A pair of honest criminals stand up to a cruel bandit that terrorizes a remote village in this great tribute to the western genre, it is the most famous, most cited and according to many the best Bollywood film of all time. The restored 3D version with added digital effects was created 39 years after its premiere, at the instigation of the grandchildren of the original producer.
Trailer of Sholay with English subtitles.
1975 – 188 min – western
Directed by: Ramesh Sippy
Hrají: Dharmendra, Sanjeev Kumar, Hema Malini, Amitabh Bachchan
Subtitles: English, Czech
In 1961, famous Japanese filmmaker Akira Kurosawa made the samurai drama Yojimbo, partly inspired by classic American Westerns. Three years later, Italian director Sergio Leone transplanted the story to the Wild West in the unacknowledged remake For a Few Dollars (Per un Pugno di Dollari). He thus laid the foundation stone of the new and globally influential Western genre – the spaghetti Western. The intricate paths of mutual inspiration between different national cinemas culminated in 1975 in India, when director Ramesh Sippy decided to transform motifs taken from American and Italian Western classics to make a contemporary paraphrase set in the Indian countryside. In doing so he created what is probably the greatest cult Bollywood film of all time.
Sippy, who is still around these days but hasn’t directed a film in a long time, was in his work an excellent craftsman with a good knowledge of Western cinema and with a flair for transforming its trends for the Indian cultural environment. In addition, he started working on Sholay at a time when Indian filmmakers were beginning to get better opportunities for financing, so he could work with a relatively high budget, which he took advantage of. Along with his talent for the camera he managed to create ingeniously staged and dynamically edited gunfights.
Several other prominent creators were also involved in the making of Sholay: Dharmendra and Amitabh Bachchan, India’s two biggest male idols, were cast side by side in the main male roles. The author of the songs was one of the most popular composers of the 70’s R.D. Burman. The cameraman Dwarka Divecha had already proved his quality with the hits Sasural (1961) and Professor (1962). A special mention should go to award-winning screenwriting duo consisting of Salim Khan and Javed Akhtar, whose ability to write catchy dialogues contributed to the fact that a large number of phrases from the film became part of conversations in India.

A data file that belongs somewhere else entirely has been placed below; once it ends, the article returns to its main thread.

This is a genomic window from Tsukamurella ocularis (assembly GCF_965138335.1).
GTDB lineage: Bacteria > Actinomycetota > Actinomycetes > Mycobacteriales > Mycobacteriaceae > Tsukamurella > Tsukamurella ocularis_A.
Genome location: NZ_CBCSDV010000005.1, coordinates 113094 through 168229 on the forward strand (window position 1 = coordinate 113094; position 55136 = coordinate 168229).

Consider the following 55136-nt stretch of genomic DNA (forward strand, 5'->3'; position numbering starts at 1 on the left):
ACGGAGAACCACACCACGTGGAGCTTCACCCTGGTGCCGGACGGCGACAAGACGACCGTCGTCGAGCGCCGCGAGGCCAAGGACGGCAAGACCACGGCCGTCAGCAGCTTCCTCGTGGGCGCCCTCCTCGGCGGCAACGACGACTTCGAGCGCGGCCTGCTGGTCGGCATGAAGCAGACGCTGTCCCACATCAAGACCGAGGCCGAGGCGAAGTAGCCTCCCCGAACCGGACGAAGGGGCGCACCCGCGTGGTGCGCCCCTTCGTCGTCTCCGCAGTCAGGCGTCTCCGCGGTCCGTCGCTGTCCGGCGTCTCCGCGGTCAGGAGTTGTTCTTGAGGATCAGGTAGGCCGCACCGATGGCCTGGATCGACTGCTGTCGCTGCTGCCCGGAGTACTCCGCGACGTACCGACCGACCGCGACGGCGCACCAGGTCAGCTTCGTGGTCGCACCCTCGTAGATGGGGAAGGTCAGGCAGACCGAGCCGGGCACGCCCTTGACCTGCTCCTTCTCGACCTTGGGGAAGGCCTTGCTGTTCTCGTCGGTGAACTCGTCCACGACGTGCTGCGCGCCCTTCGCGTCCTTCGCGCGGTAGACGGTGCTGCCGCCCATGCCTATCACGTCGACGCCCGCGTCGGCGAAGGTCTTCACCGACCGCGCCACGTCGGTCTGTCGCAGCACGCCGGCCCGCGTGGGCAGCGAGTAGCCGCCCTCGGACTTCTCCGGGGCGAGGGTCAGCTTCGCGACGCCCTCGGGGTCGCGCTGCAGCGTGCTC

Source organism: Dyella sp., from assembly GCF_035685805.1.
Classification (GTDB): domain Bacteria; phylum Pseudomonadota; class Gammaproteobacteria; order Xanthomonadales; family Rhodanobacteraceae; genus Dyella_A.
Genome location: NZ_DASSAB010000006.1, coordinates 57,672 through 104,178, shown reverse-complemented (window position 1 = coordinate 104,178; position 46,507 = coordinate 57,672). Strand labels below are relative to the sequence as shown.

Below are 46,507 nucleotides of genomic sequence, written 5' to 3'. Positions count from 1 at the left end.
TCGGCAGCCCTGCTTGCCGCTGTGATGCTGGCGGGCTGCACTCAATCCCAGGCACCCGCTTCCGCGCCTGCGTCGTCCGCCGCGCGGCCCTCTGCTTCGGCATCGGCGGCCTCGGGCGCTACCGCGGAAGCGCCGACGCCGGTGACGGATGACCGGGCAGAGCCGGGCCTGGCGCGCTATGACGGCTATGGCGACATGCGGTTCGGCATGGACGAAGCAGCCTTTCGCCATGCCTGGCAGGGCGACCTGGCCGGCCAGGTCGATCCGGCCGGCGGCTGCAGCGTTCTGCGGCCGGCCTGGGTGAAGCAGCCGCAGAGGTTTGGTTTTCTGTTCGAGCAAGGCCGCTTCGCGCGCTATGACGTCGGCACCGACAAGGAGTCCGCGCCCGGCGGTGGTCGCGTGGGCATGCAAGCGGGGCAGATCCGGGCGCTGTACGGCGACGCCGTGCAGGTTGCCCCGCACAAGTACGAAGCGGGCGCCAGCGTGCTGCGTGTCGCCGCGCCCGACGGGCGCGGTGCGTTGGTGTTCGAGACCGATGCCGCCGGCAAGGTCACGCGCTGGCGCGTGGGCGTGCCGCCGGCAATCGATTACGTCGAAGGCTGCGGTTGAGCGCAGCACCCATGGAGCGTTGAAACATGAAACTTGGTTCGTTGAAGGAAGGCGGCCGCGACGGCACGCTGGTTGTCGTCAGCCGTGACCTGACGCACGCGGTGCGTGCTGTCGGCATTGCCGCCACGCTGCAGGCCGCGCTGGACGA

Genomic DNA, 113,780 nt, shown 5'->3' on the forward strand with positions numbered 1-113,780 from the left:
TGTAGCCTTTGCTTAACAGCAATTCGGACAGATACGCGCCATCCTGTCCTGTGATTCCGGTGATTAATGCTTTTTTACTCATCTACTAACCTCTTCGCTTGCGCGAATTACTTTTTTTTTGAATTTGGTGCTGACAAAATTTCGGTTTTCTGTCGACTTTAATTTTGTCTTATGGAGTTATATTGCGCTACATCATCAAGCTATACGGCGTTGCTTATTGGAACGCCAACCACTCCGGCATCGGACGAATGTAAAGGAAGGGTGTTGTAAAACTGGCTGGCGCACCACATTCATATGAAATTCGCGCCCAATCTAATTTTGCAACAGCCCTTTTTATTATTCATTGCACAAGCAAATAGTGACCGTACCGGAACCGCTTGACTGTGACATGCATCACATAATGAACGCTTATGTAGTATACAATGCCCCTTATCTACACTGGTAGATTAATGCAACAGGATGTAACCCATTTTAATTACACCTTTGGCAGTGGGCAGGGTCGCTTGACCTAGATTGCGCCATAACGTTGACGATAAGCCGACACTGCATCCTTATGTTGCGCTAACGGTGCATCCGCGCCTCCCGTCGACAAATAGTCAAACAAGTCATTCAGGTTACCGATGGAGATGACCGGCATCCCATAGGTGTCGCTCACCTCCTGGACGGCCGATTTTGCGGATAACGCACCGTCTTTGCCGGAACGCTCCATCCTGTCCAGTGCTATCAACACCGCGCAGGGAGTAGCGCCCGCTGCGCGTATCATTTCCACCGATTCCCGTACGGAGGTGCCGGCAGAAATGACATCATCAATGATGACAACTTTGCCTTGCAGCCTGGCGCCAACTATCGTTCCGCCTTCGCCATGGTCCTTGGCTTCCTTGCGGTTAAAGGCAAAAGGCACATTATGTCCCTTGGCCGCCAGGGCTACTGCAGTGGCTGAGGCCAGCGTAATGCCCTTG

This is ultimately one of several factors which contribute to the extraordinary position of Sholay in the Indian popular culture. Perhaps the most telling is the huge number of other movies which refer to Sippy’s film even today. Furthermore, a direct parody was made in 1991, Ramgarh Ke Sholay, and in 2007 the notable director Ram Gopal Varma made his modernized remake Aag, which eventually became the most famous Bollywood flop. The Telugu action flick Gabbar Singh (2013), named after the iconic main villain from Sholay (unforgettable performance by Amjad Khan) on the other hand became a commercial hit.
At the time when it was shot, Sholay had extraordinary technical parameters. It was the first Indian film to be screened in 70 mm with a 6-track stereo sound. Although this distributed version resulted from the blow-up of a classic 35 mm, as shooting on 70mm cameras would be prohibitively expensive at the time. Talks about a conversion into 3D started at the instigation of the grandchildren of the original producer as early as 2010, however we had to wait until January 2014 for the renewed premiere. Within this project, which swallowed over 4 million USD, digital effects were added to the film in order to enhance the result.
Author: Miroslav Libicher
About the director
Ramesh Sippy was born in Karachi on January 23rd 1947 and his first film job came at age nine, when he played Achala Sachdev’s son in the 1953 film Shahenshah. He made his way up in the industry working in both the production and direction department, and after 7 years as an assistant, he directed his first film in 1971, Andaz. His second film Seeta Aur Geeta (1972) was highly successful, but 1975 was the year that changed everything, with Sholay, which went on to become the biggest blockbuster in Bollywood film history and won major acclaim. He went on directing and producing over 20 films, and in 2005 he received the Filmfare Best Film of 50 Years award for his legendary film, Sholay.